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While narrating his story, Ishmael digresses in this chapter to tell the reader about the low opinion that people on the land have of the whaling profession and whalers in general. Then, he goes on to refute all the misconceptions commonly held by the people. Through arguments backed by historical and contemporary facts, he states that whaling is an honorable profession and that much of the discoveries done in the world have been done by whaling vessels. He also gives examples from the Bible and historical records to prove that there is great dignity in whaling.
He concludes by saying, "a whale-ship was my Yale College, my Harvard". In other words, the narrator equates the practical experience and knowledge acquired on a whaling voyage to the degrees of the best universities in the country.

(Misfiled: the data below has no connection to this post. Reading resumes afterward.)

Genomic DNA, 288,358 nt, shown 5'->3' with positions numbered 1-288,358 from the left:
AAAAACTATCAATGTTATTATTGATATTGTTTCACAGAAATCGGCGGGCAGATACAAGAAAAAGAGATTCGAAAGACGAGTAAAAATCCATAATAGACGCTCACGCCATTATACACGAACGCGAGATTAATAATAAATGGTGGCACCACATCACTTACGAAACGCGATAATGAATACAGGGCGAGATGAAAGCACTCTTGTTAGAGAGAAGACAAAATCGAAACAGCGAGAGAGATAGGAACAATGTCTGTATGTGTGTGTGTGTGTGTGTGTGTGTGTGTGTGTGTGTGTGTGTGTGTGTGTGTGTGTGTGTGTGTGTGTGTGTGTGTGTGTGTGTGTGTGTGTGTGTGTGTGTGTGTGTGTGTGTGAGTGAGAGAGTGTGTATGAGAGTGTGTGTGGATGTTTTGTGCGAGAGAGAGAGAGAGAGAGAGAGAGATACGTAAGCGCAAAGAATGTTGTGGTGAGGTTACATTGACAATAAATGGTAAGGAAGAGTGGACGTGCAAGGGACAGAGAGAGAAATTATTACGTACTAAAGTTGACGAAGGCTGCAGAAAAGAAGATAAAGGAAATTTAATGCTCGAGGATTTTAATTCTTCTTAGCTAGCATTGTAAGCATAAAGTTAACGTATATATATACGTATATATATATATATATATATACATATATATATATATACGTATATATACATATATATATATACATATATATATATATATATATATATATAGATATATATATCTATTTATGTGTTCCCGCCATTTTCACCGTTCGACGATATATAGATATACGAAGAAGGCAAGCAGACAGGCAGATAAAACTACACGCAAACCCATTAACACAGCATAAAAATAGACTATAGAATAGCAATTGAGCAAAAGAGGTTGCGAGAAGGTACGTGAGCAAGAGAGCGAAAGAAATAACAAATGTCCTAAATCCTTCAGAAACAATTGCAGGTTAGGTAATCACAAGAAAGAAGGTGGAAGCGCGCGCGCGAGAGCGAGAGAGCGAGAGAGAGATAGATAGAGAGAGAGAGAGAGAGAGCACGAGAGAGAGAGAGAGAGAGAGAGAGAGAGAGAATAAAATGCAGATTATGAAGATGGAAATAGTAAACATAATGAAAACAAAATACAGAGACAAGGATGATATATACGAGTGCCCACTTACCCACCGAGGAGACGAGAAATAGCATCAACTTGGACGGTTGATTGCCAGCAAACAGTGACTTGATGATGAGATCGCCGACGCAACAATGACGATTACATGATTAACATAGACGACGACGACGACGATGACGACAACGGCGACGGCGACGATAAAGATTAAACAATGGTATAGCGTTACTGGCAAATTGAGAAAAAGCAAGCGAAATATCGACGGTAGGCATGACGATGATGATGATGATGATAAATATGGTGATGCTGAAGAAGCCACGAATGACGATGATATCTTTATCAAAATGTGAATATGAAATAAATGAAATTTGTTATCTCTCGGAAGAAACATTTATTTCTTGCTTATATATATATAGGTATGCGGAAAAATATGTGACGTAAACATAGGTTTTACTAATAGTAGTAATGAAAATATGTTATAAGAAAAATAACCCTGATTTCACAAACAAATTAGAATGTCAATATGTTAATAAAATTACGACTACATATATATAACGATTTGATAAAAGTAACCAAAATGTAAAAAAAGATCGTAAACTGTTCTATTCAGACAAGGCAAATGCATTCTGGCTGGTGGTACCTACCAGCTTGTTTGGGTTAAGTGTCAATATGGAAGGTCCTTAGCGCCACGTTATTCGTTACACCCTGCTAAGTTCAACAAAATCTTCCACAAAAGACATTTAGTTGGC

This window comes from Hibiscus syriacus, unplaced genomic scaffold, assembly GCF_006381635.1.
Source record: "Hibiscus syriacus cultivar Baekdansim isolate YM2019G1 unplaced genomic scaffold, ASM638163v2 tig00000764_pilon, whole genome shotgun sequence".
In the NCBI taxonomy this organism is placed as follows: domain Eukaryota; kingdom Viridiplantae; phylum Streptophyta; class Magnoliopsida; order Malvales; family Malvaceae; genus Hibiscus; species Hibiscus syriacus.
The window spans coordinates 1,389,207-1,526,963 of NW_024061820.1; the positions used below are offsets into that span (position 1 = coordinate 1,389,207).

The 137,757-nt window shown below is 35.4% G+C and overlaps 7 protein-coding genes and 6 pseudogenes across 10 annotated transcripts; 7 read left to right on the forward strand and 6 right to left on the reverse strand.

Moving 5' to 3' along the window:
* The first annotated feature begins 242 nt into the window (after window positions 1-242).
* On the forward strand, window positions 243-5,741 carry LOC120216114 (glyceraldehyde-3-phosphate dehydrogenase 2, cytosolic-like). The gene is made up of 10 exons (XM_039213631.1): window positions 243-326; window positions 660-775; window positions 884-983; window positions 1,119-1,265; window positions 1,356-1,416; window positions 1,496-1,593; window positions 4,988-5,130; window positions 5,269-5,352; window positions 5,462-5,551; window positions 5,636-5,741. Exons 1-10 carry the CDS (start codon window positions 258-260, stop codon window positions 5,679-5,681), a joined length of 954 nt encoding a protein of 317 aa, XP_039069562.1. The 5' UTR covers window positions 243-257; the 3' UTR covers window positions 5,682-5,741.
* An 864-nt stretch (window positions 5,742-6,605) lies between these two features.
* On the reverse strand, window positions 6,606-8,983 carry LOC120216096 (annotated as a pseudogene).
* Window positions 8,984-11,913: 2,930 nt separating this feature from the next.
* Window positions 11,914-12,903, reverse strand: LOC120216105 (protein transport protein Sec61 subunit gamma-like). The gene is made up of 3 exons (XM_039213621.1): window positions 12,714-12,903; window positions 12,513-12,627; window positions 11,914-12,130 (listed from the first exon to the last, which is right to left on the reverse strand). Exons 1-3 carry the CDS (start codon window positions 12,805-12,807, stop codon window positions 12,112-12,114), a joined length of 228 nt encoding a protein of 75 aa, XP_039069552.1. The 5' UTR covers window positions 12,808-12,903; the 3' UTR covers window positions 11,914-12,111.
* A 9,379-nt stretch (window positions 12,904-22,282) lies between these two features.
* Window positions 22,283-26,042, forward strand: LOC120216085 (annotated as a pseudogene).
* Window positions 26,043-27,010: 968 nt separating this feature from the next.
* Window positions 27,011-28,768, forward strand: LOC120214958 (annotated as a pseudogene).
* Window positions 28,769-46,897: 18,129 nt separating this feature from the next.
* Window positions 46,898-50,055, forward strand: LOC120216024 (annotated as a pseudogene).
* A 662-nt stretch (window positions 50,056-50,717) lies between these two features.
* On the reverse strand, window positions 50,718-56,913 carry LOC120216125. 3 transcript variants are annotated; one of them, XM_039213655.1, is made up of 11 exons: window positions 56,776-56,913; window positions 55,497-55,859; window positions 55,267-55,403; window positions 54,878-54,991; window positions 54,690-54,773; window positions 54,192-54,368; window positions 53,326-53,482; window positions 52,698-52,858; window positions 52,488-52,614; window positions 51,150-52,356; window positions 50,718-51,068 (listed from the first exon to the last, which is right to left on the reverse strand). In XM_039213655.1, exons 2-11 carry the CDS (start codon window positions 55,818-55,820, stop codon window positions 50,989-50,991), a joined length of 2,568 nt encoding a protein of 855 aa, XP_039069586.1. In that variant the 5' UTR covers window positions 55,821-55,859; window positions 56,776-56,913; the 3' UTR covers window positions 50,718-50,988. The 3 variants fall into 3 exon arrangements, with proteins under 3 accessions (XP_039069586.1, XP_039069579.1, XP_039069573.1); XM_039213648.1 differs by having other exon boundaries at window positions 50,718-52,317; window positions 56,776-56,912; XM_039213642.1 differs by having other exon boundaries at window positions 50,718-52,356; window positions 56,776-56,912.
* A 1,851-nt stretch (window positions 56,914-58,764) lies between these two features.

Like the title of the chapter, The Advocate, Ishmael refutes each idea/opinion held by the public and places his argument for the whaling profession and whalers like a lawyer.
Through his arguments that are backed with facts, he wants the reader to understand the importance of the whaling industry along with the dignity and significance of the whale. Though whalers were involved in hunting down whales, they also had a sense of respect for the animal. He also is seeking validation for his subject matter. It was not every day that a writer chose a subject matter such as whales for his literary pursuits, and here Ishmael is providing a good justification for the actual conception of the novel Moby Dick.